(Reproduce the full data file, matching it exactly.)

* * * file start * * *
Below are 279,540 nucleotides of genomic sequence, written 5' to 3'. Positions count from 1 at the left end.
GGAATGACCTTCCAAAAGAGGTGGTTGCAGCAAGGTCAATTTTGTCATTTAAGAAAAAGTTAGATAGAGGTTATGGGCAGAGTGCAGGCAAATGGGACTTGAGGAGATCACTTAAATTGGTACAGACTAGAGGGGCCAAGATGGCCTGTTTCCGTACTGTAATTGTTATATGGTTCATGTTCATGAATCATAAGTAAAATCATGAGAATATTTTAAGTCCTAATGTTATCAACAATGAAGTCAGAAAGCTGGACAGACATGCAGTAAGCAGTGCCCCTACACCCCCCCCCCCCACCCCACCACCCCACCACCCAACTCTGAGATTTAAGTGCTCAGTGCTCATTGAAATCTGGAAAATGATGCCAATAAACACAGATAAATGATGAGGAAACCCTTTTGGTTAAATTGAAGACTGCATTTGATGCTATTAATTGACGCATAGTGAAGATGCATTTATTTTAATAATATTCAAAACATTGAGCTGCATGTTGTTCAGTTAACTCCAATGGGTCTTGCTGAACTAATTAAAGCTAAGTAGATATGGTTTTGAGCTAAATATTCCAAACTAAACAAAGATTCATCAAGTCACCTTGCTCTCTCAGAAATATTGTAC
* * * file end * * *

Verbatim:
Below are 279,540 nucleotides of genomic sequence, written 5' to 3'. Positions count from 1 at the left end.
GGAATGACCTTCCAAAAGAGGTGGTTGCAGCAAGGTCAATTTTGTCATTTAAGAAAAAGTTAGATAGAGGTTATGGGCAGAGTGCAGGCAAATGGGACTTGAGGAGATCACTTAAATTGGTACAGACTAGAGGGGCCAAGATGGCCTGTTTCCGTACTGTAATTGTTATATGGTTCATGTTCATGAATCATAAGTAAAATCATGAGAATATTTTAAGTCCTAATGTTATCAACAATGAAGTCAGAAAGCTGGACAGACATGCAGTAAGCAGTGCCCCTACACCCCCCCCCCCCACCCCACCACCCCACCACCCAACTCTGAGATTTAAGTGCTCAGTGCTCATTGAAATCTGGAAAATGATGCCAATAAACACAGATAAATGATGAGGAAACCCTTTTGGTTAAATTGAAGACTGCATTTGATGCTATTAATTGACGCATAGTGAAGATGCATTTATTTTAATAATATTCAAAACATTGAGCTGCATGTTGTTCAGTTAACTCCAATGGGTCTTGCTGAACTAATTAAAGCTAAGTAGATATGGTTTTGAGCTAAATATTCCAAACTAAACAAAGATTCATCAAGTCACCTTGCTCTCTCAGAAATATTGTAC